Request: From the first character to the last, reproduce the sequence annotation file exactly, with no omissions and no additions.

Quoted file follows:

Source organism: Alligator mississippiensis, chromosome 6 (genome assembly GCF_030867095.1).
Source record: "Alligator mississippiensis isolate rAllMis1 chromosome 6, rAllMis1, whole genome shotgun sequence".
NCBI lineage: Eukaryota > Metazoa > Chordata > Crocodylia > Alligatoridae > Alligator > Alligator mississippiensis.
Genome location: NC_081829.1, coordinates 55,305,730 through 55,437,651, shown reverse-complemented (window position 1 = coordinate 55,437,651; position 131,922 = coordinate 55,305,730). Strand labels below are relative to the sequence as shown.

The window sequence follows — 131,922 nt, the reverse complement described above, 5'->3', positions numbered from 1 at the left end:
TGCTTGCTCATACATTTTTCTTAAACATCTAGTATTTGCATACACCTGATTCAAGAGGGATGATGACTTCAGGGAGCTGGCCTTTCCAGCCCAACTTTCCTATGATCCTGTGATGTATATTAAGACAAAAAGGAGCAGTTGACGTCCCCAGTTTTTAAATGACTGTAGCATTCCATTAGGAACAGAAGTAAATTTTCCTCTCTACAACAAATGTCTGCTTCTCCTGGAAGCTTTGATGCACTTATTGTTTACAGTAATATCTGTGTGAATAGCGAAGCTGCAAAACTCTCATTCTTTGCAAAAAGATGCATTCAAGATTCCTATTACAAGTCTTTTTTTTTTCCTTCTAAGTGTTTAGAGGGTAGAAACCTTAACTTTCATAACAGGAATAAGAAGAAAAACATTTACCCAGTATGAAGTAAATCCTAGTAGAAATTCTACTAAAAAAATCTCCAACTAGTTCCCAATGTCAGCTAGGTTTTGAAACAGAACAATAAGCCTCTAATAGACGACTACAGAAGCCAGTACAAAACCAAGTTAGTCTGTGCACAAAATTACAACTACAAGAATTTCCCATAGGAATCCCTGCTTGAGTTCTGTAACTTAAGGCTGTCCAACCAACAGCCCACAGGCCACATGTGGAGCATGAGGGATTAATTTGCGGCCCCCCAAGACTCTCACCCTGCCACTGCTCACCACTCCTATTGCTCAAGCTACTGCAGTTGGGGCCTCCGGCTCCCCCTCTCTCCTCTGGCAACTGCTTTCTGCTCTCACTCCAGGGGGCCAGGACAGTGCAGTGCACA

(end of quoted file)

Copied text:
Source organism: Alligator mississippiensis, chromosome 6 (genome assembly GCF_030867095.1).
Source record: "Alligator mississippiensis isolate rAllMis1 chromosome 6, rAllMis1, whole genome shotgun sequence".
NCBI lineage: Eukaryota > Metazoa > Chordata > Crocodylia > Alligatoridae > Alligator > Alligator mississippiensis.
Genome location: NC_081829.1, coordinates 55,305,730 through 55,437,651, shown reverse-complemented (window position 1 = coordinate 55,437,651; position 131,922 = coordinate 55,305,730). Strand labels below are relative to the sequence as shown.

The window sequence follows — 131,922 nt, the reverse complement described above, 5'->3', positions numbered from 1 at the left end:
TGCTTGCTCATACATTTTTCTTAAACATCTAGTATTTGCATACACCTGATTCAAGAGGGATGATGACTTCAGGGAGCTGGCCTTTCCAGCCCAACTTTCCTATGATCCTGTGATGTATATTAAGACAAAAAGGAGCAGTTGACGTCCCCAGTTTTTAAATGACTGTAGCATTCCATTAGGAACAGAAGTAAATTTTCCTCTCTACAACAAATGTCTGCTTCTCCTGGAAGCTTTGATGCACTTATTGTTTACAGTAATATCTGTGTGAATAGCGAAGCTGCAAAACTCTCATTCTTTGCAAAAAGATGCATTCAAGATTCCTATTACAAGTCTTTTTTTTTTCCTTCTAAGTGTTTAGAGGGTAGAAACCTTAACTTTCATAACAGGAATAAGAAGAAAAACATTTACCCAGTATGAAGTAAATCCTAGTAGAAATTCTACTAAAAAAATCTCCAACTAGTTCCCAATGTCAGCTAGGTTTTGAAACAGAACAATAAGCCTCTAATAGACGACTACAGAAGCCAGTACAAAACCAAGTTAGTCTGTGCACAAAATTACAACTACAAGAATTTCCCATAGGAATCCCTGCTTGAGTTCTGTAACTTAAGGCTGTCCAACCAACAGCCCACAGGCCACATGTGGAGCATGAGGGATTAATTTGCGGCCCCCCAAGACTCTCACCCTGCCACTGCTCACCACTCCTATTGCTCAAGCTACTGCAGTTGGGGCCTCCGGCTCCCCCTCTCTCCTCTGGCAACTGCTTTCTGCTCTCACTCCAGGGGGCCAGGACAGTGCAGTGCACA